Being aware of some common causes of anger can help us as we learn to deal with those angry feelings in right ways. Before I begin, I just want to point out that anger in itself is not wrong and it isn’t sinful. Anger is a very normal emotion which everyone feels at one time or another. The actions that sometimes follow it are what is sinful. Anger can often prompt us to right some wrong in the world – to do some act of justice, but often we feel like lashing out and hurting someone when we feel mad. That kind of anger is wrong, and that is the kind I’m addressing in this article. Our kids can stand it when we’re crabby once in a while and get a little harsh with them. We cross the line, though, when we get into the habit of yelling at them, ridiculing them, slapping them, hitting, and other similar actions. It’s this kind of anger which we need to get rid of.
That said, let’s look at some typical causes of anger:
· Extreme fatigue, embarrassment, frustration, and rejection (hurt) often lead to feelings of anger. If you can recognize the times when you are feeling very tired, frustrated, etc., many times you can prepare yourself and handle your anger better.
· Taking out our frustrations with work or spouse on our kids because that’s “safer”. Can you relate to this scene? Dad comes home from work grouchy, he grumbles at his wife, Mom gets crabby and yells at the oldest kid, the kid goes over and starts a fight with his little brother, and little brother crawls over and pulls the cat’s tail. You pick on someone smaller than you because it’s easier. Often when a mom is having problems communicating with her husband, the kids suffer for it because she takes out her frustrations on them instead of confronting her husband about the problems they are experiencing.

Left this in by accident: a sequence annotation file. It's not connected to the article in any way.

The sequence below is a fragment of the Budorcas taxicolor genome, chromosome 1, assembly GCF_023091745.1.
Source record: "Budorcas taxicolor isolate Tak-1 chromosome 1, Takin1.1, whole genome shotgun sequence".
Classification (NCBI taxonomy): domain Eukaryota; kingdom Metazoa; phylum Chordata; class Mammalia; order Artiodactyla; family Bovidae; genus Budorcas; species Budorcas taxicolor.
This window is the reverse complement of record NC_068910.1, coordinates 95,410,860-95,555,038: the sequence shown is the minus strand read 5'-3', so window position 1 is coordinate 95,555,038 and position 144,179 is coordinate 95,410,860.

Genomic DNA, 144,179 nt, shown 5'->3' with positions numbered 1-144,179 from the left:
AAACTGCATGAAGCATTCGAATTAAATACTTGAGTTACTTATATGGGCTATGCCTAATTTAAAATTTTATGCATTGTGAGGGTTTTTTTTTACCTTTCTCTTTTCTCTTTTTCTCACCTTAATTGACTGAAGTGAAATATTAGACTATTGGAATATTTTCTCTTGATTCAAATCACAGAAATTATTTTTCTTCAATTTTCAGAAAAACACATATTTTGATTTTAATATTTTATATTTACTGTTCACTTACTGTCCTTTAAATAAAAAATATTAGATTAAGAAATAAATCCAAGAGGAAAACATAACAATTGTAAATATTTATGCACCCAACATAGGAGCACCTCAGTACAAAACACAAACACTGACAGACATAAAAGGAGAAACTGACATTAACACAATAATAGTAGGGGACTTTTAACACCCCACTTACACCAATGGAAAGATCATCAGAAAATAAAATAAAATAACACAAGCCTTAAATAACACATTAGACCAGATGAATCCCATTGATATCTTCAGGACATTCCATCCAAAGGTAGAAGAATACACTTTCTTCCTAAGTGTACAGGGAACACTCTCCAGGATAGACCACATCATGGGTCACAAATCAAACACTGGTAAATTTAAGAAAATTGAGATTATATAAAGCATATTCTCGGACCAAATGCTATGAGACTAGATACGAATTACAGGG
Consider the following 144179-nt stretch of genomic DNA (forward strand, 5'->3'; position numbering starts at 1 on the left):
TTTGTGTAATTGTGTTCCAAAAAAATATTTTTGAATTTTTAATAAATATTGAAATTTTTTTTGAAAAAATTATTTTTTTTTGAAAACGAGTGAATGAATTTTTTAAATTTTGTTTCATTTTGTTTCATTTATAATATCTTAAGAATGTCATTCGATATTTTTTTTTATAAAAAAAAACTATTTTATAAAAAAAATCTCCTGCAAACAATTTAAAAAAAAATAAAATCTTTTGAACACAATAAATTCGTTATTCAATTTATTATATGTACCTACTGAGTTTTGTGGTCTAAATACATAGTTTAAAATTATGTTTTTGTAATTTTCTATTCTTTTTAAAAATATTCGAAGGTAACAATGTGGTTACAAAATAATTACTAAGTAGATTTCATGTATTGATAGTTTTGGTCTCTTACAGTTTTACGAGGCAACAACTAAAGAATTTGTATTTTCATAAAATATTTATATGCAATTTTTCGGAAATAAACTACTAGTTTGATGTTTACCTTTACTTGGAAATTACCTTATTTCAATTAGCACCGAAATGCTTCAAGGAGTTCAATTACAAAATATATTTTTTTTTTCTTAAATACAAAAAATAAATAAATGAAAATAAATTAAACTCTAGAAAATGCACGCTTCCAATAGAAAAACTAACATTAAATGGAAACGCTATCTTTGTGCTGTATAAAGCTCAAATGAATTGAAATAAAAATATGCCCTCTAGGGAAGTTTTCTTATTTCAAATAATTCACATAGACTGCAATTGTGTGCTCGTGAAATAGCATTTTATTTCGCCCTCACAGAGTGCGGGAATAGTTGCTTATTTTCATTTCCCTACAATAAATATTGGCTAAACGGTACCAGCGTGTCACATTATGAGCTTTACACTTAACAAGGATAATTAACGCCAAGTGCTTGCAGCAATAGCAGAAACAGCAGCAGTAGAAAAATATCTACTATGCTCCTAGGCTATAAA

· Habit – many of our actions and things we say develop into bad habits that are hard to break. When I was going through that angry time with my kids, I got into the habit of roaring “Erin, what are you doing?” from across the room when I would notice her getting into something she wasn’t supposed to touch, or when she was making a mess. It scared her half to death when I would yell like that, and it sounded terrible!
· Discontent – Many times when I find myself in an angry mood, it is because I have let discontent creep into my heart. I start to dwell on too many “what ifs” and “If onlys”. “What if I ran away and never came back?” “If only I hadn’t ever gotten married.” Maybe some of you have allowed your minds to focus on such awful thoughts, too. Thoughts like that poison our minds. Discontent builds and we really become angry as we feel used, unappreciated, and trapped. Discontent can turn to self-pity as we grumble and complain to ourselves (and probably to our families) about the miserable situation we’re in.
· Selfishness – We get angry more easily when we don’t want to set aside our activities to take care of our families. One of my problem areas is reading; when I get into a good book, I don’t want the kids to bug me. When I choose to put my children first, I am able to put the book down and care for them selflessly. If I’m acting selfishly, I get very angry when the kids want my attention, and I chase them away with a scowl and an annoyed attitude. When we start having pity parties and say “Poor me, I never get to do anything I want to do”, we set ourselves up to get angry. We forget that just being a wife and mother calls for lots of sacrifice, putting aside our own wants for the time being. (Please note that I do believe that moms also deserve some time to ourselves regularly. We need to train our kids to give us some time alone and respect that need.)
God created us all as very complex human beings. At times we may be able to see that there is one obvious cause for our anger. (We were up all night with a sick baby, and since we are exhausted we get angry with our toddler more easily the next day.) At other times, there may be a combination of factors contributing to our anger. (We have an argument with our husband, which causes us to start dwelling on thoughts which make us discontent. We feel like we deserve some time to ourselves, so we work on a favorite project and then lose it when the kids want our attention.)
Start learning to deal with the anger you feel toward your kids by attempting to figure out the cause of your anger. It just may help you to act in right ways instead.